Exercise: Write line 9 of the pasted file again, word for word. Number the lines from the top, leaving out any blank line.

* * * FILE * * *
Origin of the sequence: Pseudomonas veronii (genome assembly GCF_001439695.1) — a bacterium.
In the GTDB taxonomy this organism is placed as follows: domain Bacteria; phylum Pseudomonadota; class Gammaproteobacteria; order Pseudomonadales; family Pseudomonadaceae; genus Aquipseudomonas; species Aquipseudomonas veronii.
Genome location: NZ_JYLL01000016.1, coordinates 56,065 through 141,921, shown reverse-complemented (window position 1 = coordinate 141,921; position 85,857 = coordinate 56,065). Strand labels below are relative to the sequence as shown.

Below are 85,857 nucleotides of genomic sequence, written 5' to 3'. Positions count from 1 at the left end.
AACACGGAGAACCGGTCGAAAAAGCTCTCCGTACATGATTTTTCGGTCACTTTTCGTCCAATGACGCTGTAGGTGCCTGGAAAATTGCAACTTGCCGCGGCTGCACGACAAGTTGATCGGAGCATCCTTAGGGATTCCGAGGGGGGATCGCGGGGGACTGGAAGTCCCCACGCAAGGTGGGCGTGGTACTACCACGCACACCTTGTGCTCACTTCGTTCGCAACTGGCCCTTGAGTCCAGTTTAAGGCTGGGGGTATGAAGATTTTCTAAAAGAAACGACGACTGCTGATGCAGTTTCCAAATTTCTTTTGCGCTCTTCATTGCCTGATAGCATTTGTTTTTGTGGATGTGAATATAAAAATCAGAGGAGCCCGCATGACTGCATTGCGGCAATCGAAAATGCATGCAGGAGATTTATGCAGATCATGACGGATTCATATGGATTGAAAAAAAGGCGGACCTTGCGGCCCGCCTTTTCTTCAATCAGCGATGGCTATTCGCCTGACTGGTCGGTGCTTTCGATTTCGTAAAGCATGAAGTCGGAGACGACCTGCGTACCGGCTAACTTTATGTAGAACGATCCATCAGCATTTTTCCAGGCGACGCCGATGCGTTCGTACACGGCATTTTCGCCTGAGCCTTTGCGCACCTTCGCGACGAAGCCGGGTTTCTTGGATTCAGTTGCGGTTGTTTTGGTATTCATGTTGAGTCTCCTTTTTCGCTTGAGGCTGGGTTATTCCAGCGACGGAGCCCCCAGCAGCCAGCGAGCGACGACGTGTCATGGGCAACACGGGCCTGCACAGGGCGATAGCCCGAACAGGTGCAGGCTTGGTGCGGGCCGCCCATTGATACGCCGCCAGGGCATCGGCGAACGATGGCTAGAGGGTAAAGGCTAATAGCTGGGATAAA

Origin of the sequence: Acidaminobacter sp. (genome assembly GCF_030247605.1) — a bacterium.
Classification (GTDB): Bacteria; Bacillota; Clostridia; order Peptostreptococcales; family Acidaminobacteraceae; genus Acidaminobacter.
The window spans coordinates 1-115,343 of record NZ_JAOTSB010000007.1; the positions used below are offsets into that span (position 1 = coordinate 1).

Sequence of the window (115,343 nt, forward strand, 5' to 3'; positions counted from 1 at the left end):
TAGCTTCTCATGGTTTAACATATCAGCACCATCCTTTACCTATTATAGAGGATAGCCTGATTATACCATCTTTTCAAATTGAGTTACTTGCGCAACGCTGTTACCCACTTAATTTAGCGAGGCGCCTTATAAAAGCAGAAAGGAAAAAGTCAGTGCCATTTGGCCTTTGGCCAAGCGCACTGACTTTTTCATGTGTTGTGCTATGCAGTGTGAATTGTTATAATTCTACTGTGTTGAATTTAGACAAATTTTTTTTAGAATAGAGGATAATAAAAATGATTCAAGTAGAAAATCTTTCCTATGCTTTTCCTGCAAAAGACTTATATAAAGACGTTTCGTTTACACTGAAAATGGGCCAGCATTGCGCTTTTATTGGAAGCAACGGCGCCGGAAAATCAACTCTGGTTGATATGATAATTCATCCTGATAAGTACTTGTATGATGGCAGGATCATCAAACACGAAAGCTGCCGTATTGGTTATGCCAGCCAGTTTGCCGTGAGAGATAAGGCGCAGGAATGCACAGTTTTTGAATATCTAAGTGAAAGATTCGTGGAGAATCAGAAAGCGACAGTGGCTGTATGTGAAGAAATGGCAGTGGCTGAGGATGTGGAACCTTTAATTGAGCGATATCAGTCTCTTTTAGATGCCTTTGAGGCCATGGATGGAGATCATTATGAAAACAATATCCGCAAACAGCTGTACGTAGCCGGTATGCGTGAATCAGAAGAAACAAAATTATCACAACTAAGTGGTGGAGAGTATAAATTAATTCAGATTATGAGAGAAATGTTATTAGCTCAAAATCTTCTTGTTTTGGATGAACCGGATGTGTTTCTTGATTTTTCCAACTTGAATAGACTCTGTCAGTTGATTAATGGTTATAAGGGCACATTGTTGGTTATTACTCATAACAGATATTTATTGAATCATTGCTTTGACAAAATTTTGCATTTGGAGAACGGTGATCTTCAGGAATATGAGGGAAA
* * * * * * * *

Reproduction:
Sequence of the window (115,343 nt, forward strand, 5' to 3'; positions counted from 1 at the left end):